I enthusiastically support the decision of Gov. Brian Schweitzer and the Montana Land Board to purchase for the State of Montana the large acreage along the upper Milk River and in the Sweet Grass Hills. For too long, the striking scenery and historical significance of the Milk River has been overlooked.
The region contains one of the largest preserved areas of petroglyphs in the country as well as the largest undisturbed area of traditional Native American encampments in the world, extending back as much as 9,000 years.
In addition, its striking beauty is utterly unique. As one visitor noted, it is "one of the most beautiful places I almost didn't visit." There are striking badlands and sweeping cottonwood groves and blue joint meadows with abundant chokecherry, buffaloberries, antelope and deer populations — and raccoons, skunks, marmots, bobcats, coyotes and rattlesnakes.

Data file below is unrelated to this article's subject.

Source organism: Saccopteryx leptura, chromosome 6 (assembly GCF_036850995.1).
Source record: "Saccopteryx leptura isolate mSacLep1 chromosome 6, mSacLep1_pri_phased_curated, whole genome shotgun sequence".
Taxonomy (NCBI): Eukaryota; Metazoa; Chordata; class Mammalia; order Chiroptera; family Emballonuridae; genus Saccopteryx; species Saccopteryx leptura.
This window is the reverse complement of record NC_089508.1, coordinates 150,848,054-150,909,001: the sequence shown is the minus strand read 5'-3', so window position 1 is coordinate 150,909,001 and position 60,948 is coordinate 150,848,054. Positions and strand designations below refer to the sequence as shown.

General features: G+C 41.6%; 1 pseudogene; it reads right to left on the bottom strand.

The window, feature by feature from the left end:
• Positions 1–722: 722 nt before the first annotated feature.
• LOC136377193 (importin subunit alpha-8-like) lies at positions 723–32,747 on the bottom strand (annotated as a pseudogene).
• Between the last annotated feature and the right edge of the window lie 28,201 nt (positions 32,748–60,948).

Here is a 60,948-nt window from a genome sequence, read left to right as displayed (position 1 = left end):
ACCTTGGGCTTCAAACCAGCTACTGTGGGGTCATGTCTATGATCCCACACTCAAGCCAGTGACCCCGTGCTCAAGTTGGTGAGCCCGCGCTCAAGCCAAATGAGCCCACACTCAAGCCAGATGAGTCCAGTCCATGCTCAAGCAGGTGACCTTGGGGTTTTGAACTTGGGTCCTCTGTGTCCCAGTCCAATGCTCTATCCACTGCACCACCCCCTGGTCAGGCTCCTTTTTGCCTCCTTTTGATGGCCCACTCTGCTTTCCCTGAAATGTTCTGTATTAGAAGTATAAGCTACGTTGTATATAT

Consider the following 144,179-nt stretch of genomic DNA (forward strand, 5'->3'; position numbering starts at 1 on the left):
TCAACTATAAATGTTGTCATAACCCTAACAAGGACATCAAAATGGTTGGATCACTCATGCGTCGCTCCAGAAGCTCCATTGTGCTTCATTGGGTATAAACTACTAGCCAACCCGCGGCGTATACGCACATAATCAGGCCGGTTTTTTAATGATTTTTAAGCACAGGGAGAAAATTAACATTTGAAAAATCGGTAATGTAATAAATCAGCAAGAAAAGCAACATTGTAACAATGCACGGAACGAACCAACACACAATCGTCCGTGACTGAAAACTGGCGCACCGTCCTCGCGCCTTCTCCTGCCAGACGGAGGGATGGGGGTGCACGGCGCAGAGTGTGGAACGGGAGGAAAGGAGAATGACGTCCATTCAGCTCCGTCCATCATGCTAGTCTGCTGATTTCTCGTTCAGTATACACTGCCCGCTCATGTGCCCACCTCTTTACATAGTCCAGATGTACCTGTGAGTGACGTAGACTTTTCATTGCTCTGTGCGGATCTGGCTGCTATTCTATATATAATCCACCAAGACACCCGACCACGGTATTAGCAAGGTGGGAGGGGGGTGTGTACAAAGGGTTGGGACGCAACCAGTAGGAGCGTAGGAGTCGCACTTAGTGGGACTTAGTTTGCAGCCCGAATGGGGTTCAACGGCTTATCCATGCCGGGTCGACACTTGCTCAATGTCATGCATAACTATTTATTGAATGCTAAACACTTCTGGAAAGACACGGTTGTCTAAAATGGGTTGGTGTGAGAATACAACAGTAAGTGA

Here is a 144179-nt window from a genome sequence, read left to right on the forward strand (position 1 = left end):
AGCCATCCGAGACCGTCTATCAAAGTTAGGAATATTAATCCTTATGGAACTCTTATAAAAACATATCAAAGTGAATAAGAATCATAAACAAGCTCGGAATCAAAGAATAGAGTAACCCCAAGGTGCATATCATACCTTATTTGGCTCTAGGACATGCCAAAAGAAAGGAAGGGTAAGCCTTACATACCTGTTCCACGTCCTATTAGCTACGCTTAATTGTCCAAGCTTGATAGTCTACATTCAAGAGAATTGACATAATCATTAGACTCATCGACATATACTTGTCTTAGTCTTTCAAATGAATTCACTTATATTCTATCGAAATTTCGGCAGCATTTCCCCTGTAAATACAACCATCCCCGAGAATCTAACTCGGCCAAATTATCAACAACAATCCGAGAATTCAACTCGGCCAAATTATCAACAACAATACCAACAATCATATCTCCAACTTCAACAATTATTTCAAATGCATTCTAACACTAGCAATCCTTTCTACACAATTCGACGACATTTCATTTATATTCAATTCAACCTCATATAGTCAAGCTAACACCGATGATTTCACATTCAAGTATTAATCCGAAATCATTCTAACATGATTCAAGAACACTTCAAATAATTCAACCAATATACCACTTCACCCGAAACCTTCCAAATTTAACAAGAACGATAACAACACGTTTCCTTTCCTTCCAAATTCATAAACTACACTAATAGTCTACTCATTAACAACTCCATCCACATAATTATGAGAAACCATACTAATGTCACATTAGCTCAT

Canada is ahead of the U.S. in designating the area as a park. The Writing-on-Stone Provincial Park on the Canadian side of the Milk River Valley is one of the largest provincial parks in Alberta and is nominated as a World Heritage Site with UNESCO.
The state purchase of the site will prevent it being broken into small fenced estates for idle "country-dwellers." Then, the groves, ponds, wildlife and grand grassy meadows would be destroyed and crisscrossed with roads and fences. Access of the general public would be denied for recreational purposes like hunting, fishing, berry-picking, canoeing, sight-seeing, picnicking.